Nor is the situation changed by reason of the fact that the final decree did not allow costs. Discretion to award costs was still in the court and therefore, under the authorities cited, the oral pronouncement was not a final judgment, and the statutory period of six months within which to appeal did not commence to run until six months after the rendition of the formal judgment.

The motion to strike the enumerated twenty-two documents is granted. The motion to strike the "Transcript of Testimony and Proceedings" is granted. The motion to dismiss the appeal from the order denying appellant's motion for new trial is granted. The motion to dismiss the appeal from the judgment is denied.

No costs are awarded.

HORSEY, C. J., and EATHER, J., concur.


[1] "§ 9385.81. BILL OF EXCEPTIONS, HOW AND WHEN FILED. § 31. At any time after the filing of the complaint and not later than twenty (20) days after final judgment, or if a motion be made for a new trial, then within twenty (20) days after service of written notice of the decision upon such motion * * * any party to an action or proceeding may serve and file a bill of exceptions to such judgment or any ruling, decision, order, or action of the court, which bill of exceptions shall be settled and allowed by the judge or court, or by stipulation of the parties, by attaching thereto or inserting therein a certificate or stipulation to the effect that such bill of exceptions is correct, contains the substance of the proceedings relating to the point or points involved and has been settled and allowed, and when such bill of exceptions has been so settled and allowed it shall become a part of the record in such action or proceeding.

"Transcript of Proceedings may Constitute Bill of Exceptions. Bills of exceptions shall be made up and prepared as follows, and not otherwise:

"(1) A transcript of the proceedings, certified by the court reporter, appointed by the court, under authority of law, or by agreement of the parties, to be a full, true, and correct transcript thereof, may be served and filed, and when so filed shall be and constitute the bill of exceptions of the proceedings relating to the point or points involved, as therein set forth, without further stipulation or settlement by the court; provided, however, that on motion duly noticed, the court may at any time correct any error in such transcript by appropriate amendment thereto. The transcript of the proceedings, certified by the court reporter, as herein provided, together with all other matters, exhibits, motions, papers or orders, required to be incorporated in a bill of exceptions, when so incorporated in the bill of exceptions, as herein provided, and when such bill of exceptions has been so settled and allowed, as herein provided, it shall become a part of the record in such action or proceeding."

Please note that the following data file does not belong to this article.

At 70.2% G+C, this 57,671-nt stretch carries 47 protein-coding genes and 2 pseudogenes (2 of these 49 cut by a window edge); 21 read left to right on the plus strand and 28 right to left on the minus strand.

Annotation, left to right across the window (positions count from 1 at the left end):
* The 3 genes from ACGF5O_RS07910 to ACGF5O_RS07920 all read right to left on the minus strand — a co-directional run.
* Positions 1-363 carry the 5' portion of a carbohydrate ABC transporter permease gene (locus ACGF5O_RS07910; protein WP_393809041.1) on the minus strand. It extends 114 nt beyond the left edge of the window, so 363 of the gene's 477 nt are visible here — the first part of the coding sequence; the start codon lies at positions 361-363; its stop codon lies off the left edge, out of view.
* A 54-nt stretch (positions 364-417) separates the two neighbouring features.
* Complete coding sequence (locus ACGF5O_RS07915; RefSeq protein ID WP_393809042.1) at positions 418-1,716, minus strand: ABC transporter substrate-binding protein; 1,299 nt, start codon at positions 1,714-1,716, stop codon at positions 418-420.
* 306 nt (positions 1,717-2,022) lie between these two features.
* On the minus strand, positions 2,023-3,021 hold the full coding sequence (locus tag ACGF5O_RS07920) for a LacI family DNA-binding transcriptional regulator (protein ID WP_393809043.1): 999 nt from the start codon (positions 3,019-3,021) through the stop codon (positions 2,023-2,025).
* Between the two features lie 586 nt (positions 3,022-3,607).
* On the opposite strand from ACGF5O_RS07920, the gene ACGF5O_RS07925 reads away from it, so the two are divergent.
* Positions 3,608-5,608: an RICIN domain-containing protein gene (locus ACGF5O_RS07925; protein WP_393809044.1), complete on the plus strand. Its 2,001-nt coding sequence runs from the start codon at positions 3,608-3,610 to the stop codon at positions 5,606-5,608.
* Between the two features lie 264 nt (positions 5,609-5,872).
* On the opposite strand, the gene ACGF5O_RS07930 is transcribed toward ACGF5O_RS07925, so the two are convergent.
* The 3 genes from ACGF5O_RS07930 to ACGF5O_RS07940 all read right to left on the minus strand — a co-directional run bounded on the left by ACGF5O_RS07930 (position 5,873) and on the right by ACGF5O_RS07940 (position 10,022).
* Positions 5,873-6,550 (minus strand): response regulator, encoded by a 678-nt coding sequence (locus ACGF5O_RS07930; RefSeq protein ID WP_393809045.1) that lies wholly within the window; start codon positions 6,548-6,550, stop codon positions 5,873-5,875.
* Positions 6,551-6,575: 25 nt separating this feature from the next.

"§ 9385.84. REQUIREMENT OF ACT MUST BE ADHERED TO. § 34. Bills of exceptions provided for by this act must be prepared, served, and filed, as herein provided, and not otherwise * * *."

"§ 9385.86. WHEN RIGHT TO FILE BILL WAIVED. § 36. If a party shall omit or fail to serve and file his bill of exceptions within the time limited he shall be deemed to have waived his right thereto * * *."

[2] The documents which respondent moves to be stricken are as follows: 1. Affidavit for publication of summons; 2. Order for publication of summons; 3. Summons; 4. Proof of publication; 5. Affidavit of mailing; 6. Defendant's demand for bill of particulars; 7. Notice of motion and motion for order for allowances; 8. Affidavit of defendant; 9. Plaintiff's demand for bill of particulars; 10. Plaintiff's bill of particulars; 11. Proposed findings of fact and conclusions of law; 12. Objections and exceptions to proposed findings; 13. Notice of decision; 14. Stipulation; 15. Rulings on motion for new trial and as to findings of fact and conclusions of law; 16. Notice of intention to move for a new trial; 17. Notice of order refusing a new trial; 18. Clerk's minutes, May 31, 1949; 19. Clerk's minutes, August 1, 1949; 20. Clerk's minutes, September 7, 1949; 21. Clerk's minutes, September 8, 1949; 22. Clerk's minutes, March 3, 1950.